The Carlyle Labold Tile and Brick Company, located in Petersburg (Coal Grove), Ohio, was a tile and brick manufacturer. After nearly 30 years of abandonment, it was razed in 2007.

The beginnings of the Carlyle Labold Tile and Brick Company began in the late 1800’s when John Peters constructed the Petersburg Brick Company along the banks of the Ohio River east of Ironton, Ohio on the site of the former Monitor Furnace. The company produced various types of brick for use in smokestacks, streets and for local manufacturers.5 It was later sold to the Deegan Brick Company and then the Forestdale Fire Brick Company. The company operated under Forestdale for four years before John Peters, Jr. purchased the operations for $4,200 at a sheriff’s sale on July 11, 1895.5

The Petersburg Brick Company had its origins in nearby Portsmouth and by 1887, it was manufacturing blast furnace linings, rolling mills and coke oven brick specialties, among numerous varieties of fire brick and tile. In 1923, Mesars, Carlyle, and Labold, who had a large brick plant in Portsmouth, began experimenting with clay from Lawrence County, specifically in Petersburg and Sheridan. Finding the clay to be of good quality, the partners purchased Forestdale’s Petersburg plant.

The Petersburg facility specialized in building brick, which did not require “as much burning.” After the brick was molded into form, they were baked in nine large burning kilns that lined the plant. After baking, they were distributed to 34 states, Canada, and Cuba. Fire brick was produced at the nearby Ironton Firebrick Company.

Carlyle Labold constructed a new, modern factory which produced its first brick on May 5, 1925.5 An elevated span from the factory to the clay mines over Pike Street and the Norfolk & Western Railroad (N&W) was opened on April 24, 1929.5

By the fall of 1928, the Carlyle Labold Brick Company had become so successful that a modern tile plant adjoining the brick plant was constructed. The name of the company was changed to Carlyle Labold Tile and Brick to reflect its new product line.

The clay for the tiles was mixed the same as the brick but molded differently. The clay was simply shaped into tile instead of brick. The brick and tile plants were separate and the burning process to harden the clay was different. After the clay was shaped for the tiles, it was transported to a 295-foot long kiln, heated by gas, where it would bake for 100 hours.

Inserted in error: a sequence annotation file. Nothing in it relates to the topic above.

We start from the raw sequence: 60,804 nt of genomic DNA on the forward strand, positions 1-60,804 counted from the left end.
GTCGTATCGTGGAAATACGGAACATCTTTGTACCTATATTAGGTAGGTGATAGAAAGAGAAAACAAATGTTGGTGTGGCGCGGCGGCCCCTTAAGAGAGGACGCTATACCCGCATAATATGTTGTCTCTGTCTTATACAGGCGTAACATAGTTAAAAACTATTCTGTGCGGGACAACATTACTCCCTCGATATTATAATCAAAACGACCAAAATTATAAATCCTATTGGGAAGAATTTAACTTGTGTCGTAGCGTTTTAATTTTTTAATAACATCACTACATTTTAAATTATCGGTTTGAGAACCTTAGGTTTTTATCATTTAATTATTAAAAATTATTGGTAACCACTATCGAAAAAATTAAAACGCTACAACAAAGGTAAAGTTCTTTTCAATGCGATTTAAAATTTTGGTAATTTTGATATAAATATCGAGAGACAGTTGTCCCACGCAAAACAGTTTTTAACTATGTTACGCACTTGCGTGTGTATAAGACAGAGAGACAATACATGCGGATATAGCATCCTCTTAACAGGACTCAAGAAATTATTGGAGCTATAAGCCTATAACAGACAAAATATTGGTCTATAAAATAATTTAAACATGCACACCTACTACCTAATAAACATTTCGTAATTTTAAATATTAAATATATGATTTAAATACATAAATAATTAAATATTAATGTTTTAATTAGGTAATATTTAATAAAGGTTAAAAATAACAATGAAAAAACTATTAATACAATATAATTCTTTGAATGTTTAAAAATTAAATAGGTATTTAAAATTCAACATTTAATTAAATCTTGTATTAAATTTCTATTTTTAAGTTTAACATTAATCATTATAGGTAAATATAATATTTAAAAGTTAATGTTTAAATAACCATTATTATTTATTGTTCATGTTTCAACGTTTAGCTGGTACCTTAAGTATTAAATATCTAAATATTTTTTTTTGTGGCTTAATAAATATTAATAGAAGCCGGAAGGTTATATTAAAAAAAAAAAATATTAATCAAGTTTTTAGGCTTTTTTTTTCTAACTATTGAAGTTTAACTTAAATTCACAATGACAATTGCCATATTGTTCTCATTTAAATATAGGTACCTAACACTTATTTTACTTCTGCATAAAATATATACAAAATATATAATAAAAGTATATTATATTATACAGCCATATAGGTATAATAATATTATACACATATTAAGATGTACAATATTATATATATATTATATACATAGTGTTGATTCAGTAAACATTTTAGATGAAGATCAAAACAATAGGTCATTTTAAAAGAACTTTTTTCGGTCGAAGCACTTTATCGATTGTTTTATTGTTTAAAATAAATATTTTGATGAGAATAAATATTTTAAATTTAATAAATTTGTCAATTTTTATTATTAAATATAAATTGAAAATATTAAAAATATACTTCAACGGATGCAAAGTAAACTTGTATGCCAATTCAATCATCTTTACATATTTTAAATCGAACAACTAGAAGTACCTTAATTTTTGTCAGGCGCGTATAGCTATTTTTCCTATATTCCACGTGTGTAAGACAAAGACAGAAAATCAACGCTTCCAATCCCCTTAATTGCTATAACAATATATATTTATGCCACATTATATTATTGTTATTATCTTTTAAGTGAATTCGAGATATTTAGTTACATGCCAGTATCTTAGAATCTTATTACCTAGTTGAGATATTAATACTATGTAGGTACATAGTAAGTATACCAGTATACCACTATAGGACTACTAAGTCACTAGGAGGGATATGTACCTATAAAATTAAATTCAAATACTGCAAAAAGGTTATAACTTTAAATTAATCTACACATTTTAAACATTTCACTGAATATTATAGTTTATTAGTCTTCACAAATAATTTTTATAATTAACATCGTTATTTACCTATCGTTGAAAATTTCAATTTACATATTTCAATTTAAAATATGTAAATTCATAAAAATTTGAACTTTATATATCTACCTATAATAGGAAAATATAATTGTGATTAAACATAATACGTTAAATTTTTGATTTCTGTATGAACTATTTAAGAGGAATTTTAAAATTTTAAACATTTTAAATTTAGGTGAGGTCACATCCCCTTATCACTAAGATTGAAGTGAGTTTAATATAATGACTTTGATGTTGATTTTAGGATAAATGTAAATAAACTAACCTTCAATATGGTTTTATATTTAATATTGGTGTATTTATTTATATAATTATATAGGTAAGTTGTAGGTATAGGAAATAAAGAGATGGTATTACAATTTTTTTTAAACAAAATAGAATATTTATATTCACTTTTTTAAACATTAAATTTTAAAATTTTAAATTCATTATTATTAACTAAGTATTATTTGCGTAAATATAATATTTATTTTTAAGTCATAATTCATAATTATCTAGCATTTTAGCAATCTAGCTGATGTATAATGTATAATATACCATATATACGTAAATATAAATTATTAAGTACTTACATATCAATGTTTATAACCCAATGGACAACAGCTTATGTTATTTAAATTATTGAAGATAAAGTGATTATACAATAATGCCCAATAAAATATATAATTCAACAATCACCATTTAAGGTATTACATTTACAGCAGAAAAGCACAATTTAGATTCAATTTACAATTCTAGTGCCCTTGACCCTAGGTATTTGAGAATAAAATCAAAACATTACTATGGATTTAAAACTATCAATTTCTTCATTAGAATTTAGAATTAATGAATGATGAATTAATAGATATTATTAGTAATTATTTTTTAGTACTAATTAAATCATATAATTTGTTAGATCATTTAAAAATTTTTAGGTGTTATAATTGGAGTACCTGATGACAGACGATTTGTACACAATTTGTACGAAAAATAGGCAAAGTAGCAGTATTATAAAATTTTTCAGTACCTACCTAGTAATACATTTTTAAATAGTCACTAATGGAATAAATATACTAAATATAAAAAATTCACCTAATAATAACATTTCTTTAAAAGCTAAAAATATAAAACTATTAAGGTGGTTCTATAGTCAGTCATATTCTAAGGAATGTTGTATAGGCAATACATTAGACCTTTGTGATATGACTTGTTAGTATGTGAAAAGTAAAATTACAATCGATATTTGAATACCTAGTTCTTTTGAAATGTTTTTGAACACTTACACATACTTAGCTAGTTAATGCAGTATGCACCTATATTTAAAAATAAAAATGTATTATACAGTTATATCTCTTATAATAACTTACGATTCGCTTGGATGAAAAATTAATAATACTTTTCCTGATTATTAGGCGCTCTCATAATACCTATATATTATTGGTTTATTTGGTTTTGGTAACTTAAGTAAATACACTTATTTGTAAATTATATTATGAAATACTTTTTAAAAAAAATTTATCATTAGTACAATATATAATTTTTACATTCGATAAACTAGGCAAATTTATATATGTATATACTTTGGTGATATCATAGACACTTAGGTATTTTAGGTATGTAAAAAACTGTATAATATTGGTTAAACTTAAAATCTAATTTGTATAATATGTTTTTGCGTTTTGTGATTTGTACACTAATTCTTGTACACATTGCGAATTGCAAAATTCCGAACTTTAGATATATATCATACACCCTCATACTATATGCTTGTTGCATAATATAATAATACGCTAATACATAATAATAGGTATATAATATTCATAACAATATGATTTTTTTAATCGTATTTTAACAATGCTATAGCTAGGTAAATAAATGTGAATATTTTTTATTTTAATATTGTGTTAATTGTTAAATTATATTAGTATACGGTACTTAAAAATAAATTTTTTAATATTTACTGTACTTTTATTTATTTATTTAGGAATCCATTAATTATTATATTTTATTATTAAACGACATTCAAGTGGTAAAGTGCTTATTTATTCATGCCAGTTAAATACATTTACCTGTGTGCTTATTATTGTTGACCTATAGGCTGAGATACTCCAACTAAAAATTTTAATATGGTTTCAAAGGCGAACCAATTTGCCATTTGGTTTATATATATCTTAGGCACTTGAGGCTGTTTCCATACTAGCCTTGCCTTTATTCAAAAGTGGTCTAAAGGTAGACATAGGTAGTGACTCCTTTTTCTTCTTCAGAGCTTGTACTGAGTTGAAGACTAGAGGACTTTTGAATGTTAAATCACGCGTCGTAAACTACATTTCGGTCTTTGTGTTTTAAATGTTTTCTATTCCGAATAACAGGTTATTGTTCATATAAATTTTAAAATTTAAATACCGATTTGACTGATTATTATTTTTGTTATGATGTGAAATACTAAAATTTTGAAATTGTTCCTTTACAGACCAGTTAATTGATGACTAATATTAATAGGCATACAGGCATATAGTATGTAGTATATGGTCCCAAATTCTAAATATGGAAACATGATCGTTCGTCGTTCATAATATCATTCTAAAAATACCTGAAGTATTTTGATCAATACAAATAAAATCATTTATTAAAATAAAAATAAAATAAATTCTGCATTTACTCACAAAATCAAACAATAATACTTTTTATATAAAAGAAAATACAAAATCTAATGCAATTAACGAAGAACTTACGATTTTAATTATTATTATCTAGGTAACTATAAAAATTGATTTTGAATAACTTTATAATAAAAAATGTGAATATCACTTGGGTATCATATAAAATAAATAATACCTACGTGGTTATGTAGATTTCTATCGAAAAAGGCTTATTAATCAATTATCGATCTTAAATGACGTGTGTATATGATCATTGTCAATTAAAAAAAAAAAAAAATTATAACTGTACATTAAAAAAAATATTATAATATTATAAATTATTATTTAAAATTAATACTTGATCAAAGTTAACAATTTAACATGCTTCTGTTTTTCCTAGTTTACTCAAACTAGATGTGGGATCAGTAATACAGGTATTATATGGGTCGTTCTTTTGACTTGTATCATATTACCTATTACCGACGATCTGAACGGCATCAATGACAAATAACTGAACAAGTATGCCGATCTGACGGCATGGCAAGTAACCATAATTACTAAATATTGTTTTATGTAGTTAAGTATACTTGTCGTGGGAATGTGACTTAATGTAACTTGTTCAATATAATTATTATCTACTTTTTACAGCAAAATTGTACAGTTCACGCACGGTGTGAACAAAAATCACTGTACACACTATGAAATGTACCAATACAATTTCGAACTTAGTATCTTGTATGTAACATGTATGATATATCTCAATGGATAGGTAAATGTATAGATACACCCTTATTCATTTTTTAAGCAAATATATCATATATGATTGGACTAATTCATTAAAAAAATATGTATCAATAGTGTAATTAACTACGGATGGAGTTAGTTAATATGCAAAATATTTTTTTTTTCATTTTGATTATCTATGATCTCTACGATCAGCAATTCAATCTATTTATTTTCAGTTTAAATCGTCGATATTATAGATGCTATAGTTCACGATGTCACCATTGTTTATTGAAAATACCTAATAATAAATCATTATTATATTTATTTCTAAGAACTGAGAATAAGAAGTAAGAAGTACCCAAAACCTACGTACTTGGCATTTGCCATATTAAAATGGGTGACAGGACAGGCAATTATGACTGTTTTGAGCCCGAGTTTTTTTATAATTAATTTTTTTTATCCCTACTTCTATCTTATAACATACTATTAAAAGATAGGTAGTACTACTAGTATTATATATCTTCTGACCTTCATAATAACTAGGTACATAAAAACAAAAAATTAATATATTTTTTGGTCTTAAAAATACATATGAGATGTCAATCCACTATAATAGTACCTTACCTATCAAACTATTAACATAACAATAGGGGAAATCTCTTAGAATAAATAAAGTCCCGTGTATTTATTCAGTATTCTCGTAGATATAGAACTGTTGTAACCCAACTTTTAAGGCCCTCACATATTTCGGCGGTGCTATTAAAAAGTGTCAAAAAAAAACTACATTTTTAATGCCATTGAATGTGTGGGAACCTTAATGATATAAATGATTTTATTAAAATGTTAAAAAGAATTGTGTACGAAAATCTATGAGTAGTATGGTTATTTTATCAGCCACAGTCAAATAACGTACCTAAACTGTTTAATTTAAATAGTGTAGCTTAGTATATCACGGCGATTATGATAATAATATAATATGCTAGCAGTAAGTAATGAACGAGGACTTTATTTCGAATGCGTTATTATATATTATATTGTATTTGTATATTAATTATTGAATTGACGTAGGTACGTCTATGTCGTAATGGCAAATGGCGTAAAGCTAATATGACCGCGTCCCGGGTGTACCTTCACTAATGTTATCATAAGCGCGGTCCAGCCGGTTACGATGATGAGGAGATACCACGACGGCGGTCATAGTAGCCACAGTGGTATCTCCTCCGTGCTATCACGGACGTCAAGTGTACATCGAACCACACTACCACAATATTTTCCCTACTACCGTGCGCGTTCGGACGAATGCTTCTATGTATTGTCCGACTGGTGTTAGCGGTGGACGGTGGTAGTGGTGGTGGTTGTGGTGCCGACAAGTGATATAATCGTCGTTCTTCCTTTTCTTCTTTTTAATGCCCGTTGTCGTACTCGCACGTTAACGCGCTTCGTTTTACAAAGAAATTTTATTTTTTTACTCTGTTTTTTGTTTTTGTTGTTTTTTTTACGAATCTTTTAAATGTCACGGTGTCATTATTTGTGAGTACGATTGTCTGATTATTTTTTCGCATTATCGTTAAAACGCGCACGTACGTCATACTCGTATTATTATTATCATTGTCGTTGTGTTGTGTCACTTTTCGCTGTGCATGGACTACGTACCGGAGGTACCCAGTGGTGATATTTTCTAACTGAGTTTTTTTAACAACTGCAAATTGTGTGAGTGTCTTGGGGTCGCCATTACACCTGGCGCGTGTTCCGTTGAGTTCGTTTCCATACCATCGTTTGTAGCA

The annual capacity of the plant was 12 million building bricks and as many tiles. The factory manufactured over 10 different shapes of faced building brick and around 10 different shapes of tile. The entire plant was electrically operated, except for the coal used in the kilns of the brick division and the gas kilns in the tile division.

On September 5, 1935, the plant was sold to the Mosaic Tile Company.5

The trestle over Pike Street and the N&W railroad was in operation until 1960, when the Ohio State Highway Department constructed a new US 52 freeway that necessitated its removal.5 In the early 1970’s, Mosaic Tile encountered financial trouble and in 1973, it operated under “debetor in possession.” It continued to operate under the Mosaic Tile and Structural Stoneware name until 1978 when all operations ceased.5

In 2006, McGinnis Incorporated purchased the 30.85-acre property.4 The Coal Grove Village Council requested bids for cleanup on the site in June, with the bid awarded to Disposal Solutions of Middletown for $330,000. Shortly after, a $280,000 bid for contaminated soil removal was given to Environmental Demolition Incorporated of Covington, Kentucky. Remediation work began in July.4 Petroleum-contaminated soils were removed, along with asbestos tiles and pipes. Some metal roofing was removed in preparation for scrapping. Demolition on the structures began in October and was completed by January 2007.

The former brick and tile plant was planned to be home to an intermodal rail, barge, and truck freight center.4 McGinnis announced they would spend $162,052 to cleanup the remainder of the property and dredge some of the Ohio River for the fleeting area for barges, and proposed to construct a 52,000 square-foot office building, a parking lot, and a docking area with piers. It would employ up to 53.

The intermodal center was never completed.

[stag_toggle style=”normal” title=”Sources” state=”closed”]
  1. Hall, H. C. “Future of Clay Manufacturers Bright in Lawrence County.” Huntington Advertiser 1 Sept. 1929.
  2. “Carlyle Tile is Sold to Boston Firm.” (unknown newspaper, publisher)
  3. “New Tile Department Being Planned at Carlyle Plant.” (unknown newspaper, publisher)
  4. “2006: A Year Not Soon Forgotten.” Ironton Tribune 30 Dec. 2006. 14 Feb. 2007 Article.
  5. Markel, Juanita. Our First 100 Years, Shine in ’89. N.p.: n.p., 1989.